Mostly reporters filled Durkin’s 14th-floor courtroom to watch Hastert’s plea, taking copious notes as he answered a series of mostly procedural questions. Hastert initially spoke softly — so much so that Durkin advised him to raise his voice — but he seemed to gain confidence as the hearing progressed. Jackson Jr., the former Democratic representative who pleaded guilty in 2013 to fraud, details were made public down to the campaign money he spent on a fedora that once belonged to Michael Jackson, on stuffed animals from Build-A-Bear and on an elk head from Montana. Although it is possible that more details about the case could be revealed at Hastert’s sentencing, scheduled for Feb. 29, experts said that he was admitting wrongdoing probably in part to avoid an in-court airing of his past actions. “I think that the detailed allegations that interest the public the most likely will never come to light,” said Jacob Frenkel, a white-collar criminal defense lawyer with the Shulman Rogers firm. The government will make known all matters in aggravation and mitigation relevant to sentencing.” Block said prosecutors are still mulling over whether to call witnesses at the sentencing; defense attorneys said they would have none.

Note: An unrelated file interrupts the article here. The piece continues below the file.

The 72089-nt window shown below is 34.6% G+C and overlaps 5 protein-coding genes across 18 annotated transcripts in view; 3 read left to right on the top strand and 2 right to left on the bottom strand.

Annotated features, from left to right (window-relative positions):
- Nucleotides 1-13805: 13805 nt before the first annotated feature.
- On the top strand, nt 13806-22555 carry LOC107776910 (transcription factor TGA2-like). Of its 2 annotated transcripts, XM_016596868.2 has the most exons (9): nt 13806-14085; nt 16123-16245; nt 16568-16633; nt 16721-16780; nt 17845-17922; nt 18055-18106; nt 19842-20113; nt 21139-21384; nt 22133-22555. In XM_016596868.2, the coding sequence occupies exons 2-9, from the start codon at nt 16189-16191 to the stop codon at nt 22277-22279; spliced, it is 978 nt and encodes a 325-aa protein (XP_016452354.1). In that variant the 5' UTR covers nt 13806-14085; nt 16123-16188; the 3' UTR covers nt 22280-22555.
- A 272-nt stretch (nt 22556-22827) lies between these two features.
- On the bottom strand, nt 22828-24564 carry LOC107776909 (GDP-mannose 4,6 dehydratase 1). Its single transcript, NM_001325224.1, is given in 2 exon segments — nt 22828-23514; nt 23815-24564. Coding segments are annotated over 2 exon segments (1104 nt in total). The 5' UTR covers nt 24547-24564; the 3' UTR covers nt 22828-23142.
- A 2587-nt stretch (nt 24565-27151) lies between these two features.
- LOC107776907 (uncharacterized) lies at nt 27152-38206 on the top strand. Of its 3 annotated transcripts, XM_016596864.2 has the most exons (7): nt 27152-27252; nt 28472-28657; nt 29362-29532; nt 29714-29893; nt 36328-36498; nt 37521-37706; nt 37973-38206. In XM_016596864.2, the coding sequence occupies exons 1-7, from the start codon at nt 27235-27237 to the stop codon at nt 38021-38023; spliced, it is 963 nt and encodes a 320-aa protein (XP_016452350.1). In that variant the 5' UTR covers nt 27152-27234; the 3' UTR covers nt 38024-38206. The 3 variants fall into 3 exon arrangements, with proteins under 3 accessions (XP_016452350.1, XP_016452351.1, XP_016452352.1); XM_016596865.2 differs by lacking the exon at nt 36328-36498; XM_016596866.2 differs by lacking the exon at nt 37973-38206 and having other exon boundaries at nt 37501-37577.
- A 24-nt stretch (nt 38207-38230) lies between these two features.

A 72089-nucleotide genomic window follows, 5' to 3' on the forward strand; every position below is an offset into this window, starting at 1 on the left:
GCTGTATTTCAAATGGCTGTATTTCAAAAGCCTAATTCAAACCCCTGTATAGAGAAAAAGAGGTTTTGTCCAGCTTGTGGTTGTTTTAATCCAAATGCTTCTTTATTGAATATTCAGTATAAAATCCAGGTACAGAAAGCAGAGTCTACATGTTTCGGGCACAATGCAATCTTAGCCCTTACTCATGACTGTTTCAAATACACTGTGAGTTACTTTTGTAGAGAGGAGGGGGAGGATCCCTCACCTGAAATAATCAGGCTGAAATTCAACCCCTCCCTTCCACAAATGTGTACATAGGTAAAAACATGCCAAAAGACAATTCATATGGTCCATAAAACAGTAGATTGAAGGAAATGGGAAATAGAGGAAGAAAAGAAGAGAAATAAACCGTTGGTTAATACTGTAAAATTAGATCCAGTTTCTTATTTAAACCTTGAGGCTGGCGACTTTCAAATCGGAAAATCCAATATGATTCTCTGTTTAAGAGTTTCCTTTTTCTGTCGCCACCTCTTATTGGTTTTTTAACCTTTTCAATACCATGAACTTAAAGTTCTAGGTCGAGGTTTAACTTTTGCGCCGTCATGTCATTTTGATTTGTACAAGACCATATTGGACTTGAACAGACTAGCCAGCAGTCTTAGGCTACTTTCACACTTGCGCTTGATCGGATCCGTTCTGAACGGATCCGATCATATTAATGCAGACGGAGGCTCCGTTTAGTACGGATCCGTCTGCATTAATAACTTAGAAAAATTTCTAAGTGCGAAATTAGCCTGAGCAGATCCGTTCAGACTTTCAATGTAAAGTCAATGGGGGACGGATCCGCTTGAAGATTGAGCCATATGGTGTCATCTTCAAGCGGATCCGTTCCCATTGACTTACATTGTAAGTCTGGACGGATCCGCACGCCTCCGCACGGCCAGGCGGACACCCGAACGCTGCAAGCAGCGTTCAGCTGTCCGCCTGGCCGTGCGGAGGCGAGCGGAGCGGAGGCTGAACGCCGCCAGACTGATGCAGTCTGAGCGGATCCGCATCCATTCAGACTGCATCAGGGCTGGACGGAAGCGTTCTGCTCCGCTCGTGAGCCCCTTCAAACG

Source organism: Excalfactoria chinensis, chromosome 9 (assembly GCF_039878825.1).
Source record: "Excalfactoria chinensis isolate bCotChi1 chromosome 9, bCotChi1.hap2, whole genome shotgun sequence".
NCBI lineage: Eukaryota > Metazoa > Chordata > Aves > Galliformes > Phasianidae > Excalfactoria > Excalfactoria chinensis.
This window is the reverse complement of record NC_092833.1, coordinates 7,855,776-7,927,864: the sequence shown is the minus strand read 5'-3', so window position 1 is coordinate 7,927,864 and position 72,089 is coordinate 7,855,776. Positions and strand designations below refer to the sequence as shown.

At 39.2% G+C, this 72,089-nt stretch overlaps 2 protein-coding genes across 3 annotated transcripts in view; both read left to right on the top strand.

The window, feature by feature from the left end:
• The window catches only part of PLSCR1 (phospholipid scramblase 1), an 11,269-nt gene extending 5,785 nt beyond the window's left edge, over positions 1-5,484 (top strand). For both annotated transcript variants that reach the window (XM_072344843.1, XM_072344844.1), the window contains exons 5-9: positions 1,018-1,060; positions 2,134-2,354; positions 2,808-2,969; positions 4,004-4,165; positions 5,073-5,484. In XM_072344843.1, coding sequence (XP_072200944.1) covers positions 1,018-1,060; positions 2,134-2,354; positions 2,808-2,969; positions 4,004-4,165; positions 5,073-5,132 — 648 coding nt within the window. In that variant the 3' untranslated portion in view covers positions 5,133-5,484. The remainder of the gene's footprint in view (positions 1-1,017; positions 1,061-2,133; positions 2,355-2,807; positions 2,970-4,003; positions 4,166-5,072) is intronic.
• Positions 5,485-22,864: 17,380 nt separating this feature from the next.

For Hastert, who already seemed to have faded in political memory by the time of his indictment, the events were a puzzling coda to what had been an unlikely political career. The U.S. attorney’s office issued a statement after the plea, saying that prosecutors would “provide the Court with relevant information about the defendant’s background and the charged offenses” at sentencing. Following the announcement of the indictment, the sister of one of Hastert’s old wrestling team managers alleged was sexually abused by Hastert when he was a teen. Prosecutors’ view of the person Hastert paid remains unclear; he was referred to in documents and in court only as “Individual A.” Davis said he and others were curious to know more about him, because the Hastert he knew did not seem capable of such egregious misconduct.